You want to continue your workouts, but ab pain holds you back. Pain and tenderness in this area affect your ability to perform abdominal twists and cause discomfort when you change direction or even when you move during sleep. The first thing you need to do is to identify the cause.
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Pulled abdominal muscles after exercise are often due to overtraining, sudden movements, muscular imbalances or poor lifting form. This type of injury is preventable and can be treated at home.
Causes of Pulled Abdominal Muscles
Pulled an abdominal muscle? You are not alone. A November 2016 study from the Centers for Disease Control and Prevention (CDC) estimates that 8.6 million sports and recreation-related injuries occur each year. The lower body is the most likely to be injured.
Generally, this type of injury occurs in the lower portion of your stomach, where the muscle attaches to your pelvis. It shows up as tenderness, inflammation and swelling, and the degree of pain can range from mild to severe. You might have even felt a sharp pain when the muscle pulled, especially if you reached the serious point of rupture.
The causes of such pain could stem from a number of movements, including the following:
Working out too hard — Harvard Health Publishing states that strength exercises for all major muscle groups (legs, back, chest, abdomen, arms, hips and shoulders) need one set of eight to 12 repetitions per session to be effective. You can slowly work up to two to three sets.
Overtraining — According to the U.S. National Library of Medicine, you can exercise too much. This may cause your performance to suffer and in turn, have poor exercise form and make yourself vulnerable to injury. To avoid this, you should cut back or stop exercising when under stress and rest for at least six hours between workouts.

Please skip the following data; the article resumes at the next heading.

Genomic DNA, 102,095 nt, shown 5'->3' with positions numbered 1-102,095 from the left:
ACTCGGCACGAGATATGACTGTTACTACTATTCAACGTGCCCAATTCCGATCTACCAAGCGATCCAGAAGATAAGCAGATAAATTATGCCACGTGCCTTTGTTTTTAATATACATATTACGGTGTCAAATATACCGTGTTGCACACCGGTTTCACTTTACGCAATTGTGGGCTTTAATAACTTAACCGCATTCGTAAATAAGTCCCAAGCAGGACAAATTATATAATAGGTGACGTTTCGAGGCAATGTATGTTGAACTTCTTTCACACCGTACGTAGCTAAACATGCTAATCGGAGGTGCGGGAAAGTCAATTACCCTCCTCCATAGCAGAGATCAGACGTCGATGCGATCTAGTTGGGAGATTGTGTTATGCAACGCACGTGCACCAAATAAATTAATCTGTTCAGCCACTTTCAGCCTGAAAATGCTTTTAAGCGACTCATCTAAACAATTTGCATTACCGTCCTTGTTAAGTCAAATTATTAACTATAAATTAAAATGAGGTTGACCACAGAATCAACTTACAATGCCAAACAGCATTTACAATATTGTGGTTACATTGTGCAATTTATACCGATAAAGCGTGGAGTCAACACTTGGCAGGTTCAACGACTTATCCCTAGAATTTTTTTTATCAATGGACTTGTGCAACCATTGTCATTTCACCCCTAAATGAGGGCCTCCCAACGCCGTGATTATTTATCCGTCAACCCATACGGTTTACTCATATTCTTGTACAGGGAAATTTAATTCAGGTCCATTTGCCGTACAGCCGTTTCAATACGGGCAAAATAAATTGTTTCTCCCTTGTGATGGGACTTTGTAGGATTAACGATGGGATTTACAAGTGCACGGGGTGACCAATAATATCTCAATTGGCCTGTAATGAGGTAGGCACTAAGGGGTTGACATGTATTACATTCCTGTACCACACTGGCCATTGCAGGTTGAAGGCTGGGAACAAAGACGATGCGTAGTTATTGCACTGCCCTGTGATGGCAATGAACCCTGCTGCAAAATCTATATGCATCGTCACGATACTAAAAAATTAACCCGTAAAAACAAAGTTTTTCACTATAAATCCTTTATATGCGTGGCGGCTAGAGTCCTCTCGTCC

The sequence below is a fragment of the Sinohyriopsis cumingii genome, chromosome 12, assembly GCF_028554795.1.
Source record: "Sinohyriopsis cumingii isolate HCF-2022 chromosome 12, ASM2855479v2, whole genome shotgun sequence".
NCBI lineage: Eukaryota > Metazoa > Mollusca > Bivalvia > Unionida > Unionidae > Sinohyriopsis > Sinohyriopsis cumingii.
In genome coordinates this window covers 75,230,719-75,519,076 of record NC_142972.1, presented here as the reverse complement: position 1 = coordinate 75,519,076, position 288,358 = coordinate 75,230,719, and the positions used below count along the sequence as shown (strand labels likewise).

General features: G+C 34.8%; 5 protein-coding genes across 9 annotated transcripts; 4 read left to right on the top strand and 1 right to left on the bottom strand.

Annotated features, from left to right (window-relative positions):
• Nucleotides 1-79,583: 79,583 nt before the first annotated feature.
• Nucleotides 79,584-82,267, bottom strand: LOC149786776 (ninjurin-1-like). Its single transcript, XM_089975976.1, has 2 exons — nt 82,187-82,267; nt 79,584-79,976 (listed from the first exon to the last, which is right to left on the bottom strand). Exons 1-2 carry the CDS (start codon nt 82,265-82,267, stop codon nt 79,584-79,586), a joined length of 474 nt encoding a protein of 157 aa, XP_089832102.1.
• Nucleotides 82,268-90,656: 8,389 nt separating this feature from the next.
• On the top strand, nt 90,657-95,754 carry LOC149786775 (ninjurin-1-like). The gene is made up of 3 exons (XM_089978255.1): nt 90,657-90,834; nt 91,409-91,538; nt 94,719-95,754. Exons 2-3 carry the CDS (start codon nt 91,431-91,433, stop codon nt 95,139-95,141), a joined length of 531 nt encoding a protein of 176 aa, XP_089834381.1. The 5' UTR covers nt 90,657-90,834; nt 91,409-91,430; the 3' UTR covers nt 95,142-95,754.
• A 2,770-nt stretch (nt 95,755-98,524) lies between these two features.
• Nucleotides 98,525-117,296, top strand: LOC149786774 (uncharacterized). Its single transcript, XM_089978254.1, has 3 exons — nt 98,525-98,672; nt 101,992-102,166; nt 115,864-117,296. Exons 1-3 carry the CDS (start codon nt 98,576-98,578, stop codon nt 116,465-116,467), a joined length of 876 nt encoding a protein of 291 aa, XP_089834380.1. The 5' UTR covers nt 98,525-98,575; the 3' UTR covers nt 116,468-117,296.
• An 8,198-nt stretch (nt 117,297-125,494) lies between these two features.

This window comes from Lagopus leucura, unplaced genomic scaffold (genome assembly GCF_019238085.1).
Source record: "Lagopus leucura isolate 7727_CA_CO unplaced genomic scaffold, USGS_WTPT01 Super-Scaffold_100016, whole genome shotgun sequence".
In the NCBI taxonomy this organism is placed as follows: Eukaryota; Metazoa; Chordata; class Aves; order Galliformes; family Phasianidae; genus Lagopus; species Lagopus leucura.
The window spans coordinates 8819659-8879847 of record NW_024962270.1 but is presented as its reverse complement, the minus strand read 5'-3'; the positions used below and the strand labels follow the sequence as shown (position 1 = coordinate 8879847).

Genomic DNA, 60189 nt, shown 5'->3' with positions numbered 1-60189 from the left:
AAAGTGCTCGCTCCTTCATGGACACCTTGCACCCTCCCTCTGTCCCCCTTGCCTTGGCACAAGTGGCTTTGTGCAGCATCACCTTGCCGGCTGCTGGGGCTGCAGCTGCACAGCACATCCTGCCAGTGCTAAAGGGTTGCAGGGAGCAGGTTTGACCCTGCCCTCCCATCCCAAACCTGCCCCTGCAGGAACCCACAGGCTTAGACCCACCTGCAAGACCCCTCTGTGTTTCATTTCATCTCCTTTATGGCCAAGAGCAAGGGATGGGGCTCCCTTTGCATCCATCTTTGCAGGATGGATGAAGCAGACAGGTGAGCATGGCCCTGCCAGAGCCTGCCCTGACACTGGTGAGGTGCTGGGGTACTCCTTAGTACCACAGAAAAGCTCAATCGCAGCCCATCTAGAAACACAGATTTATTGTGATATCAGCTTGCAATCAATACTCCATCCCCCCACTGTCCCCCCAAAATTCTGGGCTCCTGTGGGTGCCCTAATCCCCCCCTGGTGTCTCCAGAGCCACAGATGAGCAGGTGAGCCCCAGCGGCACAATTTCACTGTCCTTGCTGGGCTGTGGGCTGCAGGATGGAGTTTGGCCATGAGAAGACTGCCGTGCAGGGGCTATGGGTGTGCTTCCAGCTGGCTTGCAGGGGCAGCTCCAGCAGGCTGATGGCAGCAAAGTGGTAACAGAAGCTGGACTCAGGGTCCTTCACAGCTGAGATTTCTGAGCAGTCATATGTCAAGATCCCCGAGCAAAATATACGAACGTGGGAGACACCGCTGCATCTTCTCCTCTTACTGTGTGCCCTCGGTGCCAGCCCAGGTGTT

Bad lifting form — The U.S. National Library of Medicine recommends slowly lifting with the knees, not the back. You should also avoid twisting your back when you bend.
Muscular imbalances — The American Council on Exercise (ACE) points out that muscle imbalances are potential causes of injury. If muscles on one side are too tight from overuse, the muscles on the opposite side become too weak from lack of use. This creates improper control of movement and you could end up pulling a muscle.
Sudden maneuvers — Tweaking your body stepping out of a shower, reacting to loud noises or twisting your body to avoid a hard fall can all end with a pulled muscle.
Treatment and Prevention
Treating your pulled muscle should be a top priority — otherwise, you will continue to experience lower abdominal pain when doing planks, abdominal twists and basic crunches.
One of the most effective ways to treat this injury, according to the U.S. National Library of Medicine, is to simply rest your body. Hold off on performing ab exercises until the pain dissipates and a doctor has cleared you for activity. Continuing to work out with a pulled muscle will prolong the discomfort and even worsen the pain.
After the first few days, you can apply ice and take over-the-counter anti-inflammatory pain relievers, such as ibuprofen, or acetaminophen, to reduce the pain. As your symptoms subside, you may apply heat to the affected area.
To help prevent future pulled muscles, you should take the following precautions:
- Warm up before any exercise, even a set of crunches. Warming up increases blood flow to muscles and joints, making them more mobile and less vulnerable to workout injuries, according to Harvard Health Publishing.
- Ease into a lower abdominal muscle workout. Regardless of your workout routine — whether you're a beginner or advanced — keep to a modest number of repetitions when you return to exercise.
- Always follow proper technique when lifting, whether you are weightlifting or simply picking up your groceries.
- U.S. National Library of Medicine: “Muscle Strain Treatment”
- Harvard Health Publishing: “Muscle Strain”
- U.S. National Library of Medicine: “Lifting and Bending the Right Way”
- U.S. National Library of Medicine: "Are You Getting Too Much Exercise?"
- Harvard Health Publishing: "7 Tips for a Safe and Successful Strength-Training Program"
- American Council on Exercise: "6 Things to Know About Muscle Imbalances"
- Centers for Disease Control and Prevention: "Sports- and Recreation-related Injury Episodes in the United States, 2011–2014"